Atypical Chest Pain in ACS: A Trap Especially for Women

Author(s): Beatrice Ricci, Edina Cenko, Elisa Varotti, Paolo Emilio Puddu, Olivia Manfrini

Journal Name: Current Pharmaceutical Design

Volume 22 , Issue 25 , 2016

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Not all acute coronary syndromes (ACS) exhibit the classic symptoms of chest pain. The diagnosis of ACS in patients without typical chest pain is often challenging. These patients are at increased risk for delayed or incorrect diagnosis, less aggressive treatment and high in-hospital mortality. The association between diabetes mellitus and absence of chest pain in ischemic heart disease is established. As well, it is known that women, more frequently than men, have atypical presentation. However, there is a lack of standardization in characterizing the population of patients with ACS and atypical presentation. The identification of other factors influencing and/or related with the absence of chest pain in ACS could be helpful for patients’ outcomes. The object of our study was to examine the current literature on the clinical features, other than female gender and diabetes, associated with the atypical presentation of ACS. We found that patients with non-ST-elevation ACS more frequently than patients with ST-elevation myocardial infarction have atypical presentation. Atypical symptoms in aged population are common both among female and male. Subjects with history of comorbidities, specifically heart failure, chronic kidney disease, chronic obstructive pulmonary disease and stroke are less likely to report chest pain as chief complain of ACS.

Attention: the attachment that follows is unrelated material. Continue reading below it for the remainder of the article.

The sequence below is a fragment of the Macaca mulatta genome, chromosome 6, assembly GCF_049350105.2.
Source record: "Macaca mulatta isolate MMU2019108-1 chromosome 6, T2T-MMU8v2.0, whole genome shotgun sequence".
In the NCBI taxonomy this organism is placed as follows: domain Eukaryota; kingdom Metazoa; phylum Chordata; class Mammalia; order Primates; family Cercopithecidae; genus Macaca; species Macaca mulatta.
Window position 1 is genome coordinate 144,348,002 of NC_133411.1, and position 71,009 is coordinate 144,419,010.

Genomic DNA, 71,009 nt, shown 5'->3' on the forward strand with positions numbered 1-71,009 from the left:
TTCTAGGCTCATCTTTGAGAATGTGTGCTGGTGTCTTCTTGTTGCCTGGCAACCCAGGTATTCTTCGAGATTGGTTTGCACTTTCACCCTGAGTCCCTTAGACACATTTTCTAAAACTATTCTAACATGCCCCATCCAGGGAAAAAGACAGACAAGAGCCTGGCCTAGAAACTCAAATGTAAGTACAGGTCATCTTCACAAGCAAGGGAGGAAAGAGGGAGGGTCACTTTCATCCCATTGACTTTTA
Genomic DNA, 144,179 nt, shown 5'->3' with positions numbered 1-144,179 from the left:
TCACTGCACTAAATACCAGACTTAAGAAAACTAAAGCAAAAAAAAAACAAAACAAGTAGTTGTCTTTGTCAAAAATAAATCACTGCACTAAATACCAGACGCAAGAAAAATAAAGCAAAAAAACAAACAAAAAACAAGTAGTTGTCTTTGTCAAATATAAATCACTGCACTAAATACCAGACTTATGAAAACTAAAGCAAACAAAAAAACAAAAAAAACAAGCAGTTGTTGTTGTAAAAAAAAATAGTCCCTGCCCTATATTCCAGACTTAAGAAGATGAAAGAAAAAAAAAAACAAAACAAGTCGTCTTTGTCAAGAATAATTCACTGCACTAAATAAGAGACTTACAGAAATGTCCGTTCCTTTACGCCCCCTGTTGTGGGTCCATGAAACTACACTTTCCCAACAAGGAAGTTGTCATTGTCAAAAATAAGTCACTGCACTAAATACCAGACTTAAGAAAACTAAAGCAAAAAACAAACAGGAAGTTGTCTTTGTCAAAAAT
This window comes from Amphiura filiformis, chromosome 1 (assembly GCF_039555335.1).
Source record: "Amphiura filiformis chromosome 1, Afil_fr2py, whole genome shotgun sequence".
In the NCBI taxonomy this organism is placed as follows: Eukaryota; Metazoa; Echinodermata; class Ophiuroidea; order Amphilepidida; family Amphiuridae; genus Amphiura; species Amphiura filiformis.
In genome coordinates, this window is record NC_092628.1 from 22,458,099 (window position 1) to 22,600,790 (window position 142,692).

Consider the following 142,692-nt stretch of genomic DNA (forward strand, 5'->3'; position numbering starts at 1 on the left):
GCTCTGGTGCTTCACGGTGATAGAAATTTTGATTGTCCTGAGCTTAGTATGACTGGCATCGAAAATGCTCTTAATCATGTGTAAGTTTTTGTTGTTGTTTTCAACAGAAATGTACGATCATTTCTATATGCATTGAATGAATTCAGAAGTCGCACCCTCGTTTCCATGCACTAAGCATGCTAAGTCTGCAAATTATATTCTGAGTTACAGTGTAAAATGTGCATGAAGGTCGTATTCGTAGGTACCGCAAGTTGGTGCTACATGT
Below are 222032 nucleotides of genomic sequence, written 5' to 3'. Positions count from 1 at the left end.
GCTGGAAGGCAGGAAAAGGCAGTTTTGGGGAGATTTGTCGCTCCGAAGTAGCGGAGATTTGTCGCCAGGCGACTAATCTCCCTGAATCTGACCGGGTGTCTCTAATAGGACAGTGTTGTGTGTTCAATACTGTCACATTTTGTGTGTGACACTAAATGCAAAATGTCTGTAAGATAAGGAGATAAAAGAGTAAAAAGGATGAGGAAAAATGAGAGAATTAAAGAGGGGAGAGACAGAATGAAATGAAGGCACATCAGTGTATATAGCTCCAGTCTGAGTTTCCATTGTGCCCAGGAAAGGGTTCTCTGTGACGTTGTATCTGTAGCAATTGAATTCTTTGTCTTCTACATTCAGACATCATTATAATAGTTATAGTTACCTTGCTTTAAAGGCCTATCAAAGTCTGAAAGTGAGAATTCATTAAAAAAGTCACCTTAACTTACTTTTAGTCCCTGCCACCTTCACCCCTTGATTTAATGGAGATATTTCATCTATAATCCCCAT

Keywords: Angina, acute coronary syndrome, myocardial infarction, atypical chest pain, atypical presentation.

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Article Details

Year: 2016
Published on: 29 June, 2016
Page: [3877 - 3884]
Pages: 8
DOI: 10.2174/1381612822666160309115125
Price: $65

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